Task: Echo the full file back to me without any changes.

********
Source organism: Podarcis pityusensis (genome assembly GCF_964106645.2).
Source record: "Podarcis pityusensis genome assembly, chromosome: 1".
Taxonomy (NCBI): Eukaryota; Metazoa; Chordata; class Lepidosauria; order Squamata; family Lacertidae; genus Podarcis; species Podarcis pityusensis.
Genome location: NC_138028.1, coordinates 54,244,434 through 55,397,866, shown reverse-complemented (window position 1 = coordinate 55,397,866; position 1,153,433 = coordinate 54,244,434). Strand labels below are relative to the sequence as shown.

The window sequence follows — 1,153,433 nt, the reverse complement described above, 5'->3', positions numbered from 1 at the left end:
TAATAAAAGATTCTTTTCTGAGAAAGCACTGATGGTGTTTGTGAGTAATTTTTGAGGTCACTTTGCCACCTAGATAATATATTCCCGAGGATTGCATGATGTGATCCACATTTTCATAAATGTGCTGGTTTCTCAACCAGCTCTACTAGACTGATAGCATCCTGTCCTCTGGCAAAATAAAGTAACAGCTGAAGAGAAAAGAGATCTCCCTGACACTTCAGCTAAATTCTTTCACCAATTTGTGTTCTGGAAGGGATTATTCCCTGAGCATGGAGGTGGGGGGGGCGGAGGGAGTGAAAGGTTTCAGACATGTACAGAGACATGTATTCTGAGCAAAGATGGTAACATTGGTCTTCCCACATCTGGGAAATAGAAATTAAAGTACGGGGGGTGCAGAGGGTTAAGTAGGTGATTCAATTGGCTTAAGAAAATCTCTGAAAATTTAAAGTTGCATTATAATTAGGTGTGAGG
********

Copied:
Source organism: Podarcis pityusensis (genome assembly GCF_964106645.2).
Source record: "Podarcis pityusensis genome assembly, chromosome: 1".
Taxonomy (NCBI): Eukaryota; Metazoa; Chordata; class Lepidosauria; order Squamata; family Lacertidae; genus Podarcis; species Podarcis pityusensis.
Genome location: NC_138028.1, coordinates 54,244,434 through 55,397,866, shown reverse-complemented (window position 1 = coordinate 55,397,866; position 1,153,433 = coordinate 54,244,434). Strand labels below are relative to the sequence as shown.

The window sequence follows — 1,153,433 nt, the reverse complement described above, 5'->3', positions numbered from 1 at the left end:
TAATAAAAGATTCTTTTCTGAGAAAGCACTGATGGTGTTTGTGAGTAATTTTTGAGGTCACTTTGCCACCTAGATAATATATTCCCGAGGATTGCATGATGTGATCCACATTTTCATAAATGTGCTGGTTTCTCAACCAGCTCTACTAGACTGATAGCATCCTGTCCTCTGGCAAAATAAAGTAACAGCTGAAGAGAAAAGAGATCTCCCTGACACTTCAGCTAAATTCTTTCACCAATTTGTGTTCTGGAAGGGATTATTCCCTGAGCATGGAGGTGGGGGGGGCGGAGGGAGTGAAAGGTTTCAGACATGTACAGAGACATGTATTCTGAGCAAAGATGGTAACATTGGTCTTCCCACATCTGGGAAATAGAAATTAAAGTACGGGGGGTGCAGAGGGTTAAGTAGGTGATTCAATTGGCTTAAGAAAATCTCTGAAAATTTAAAGTTGCATTATAATTAGGTGTGAGG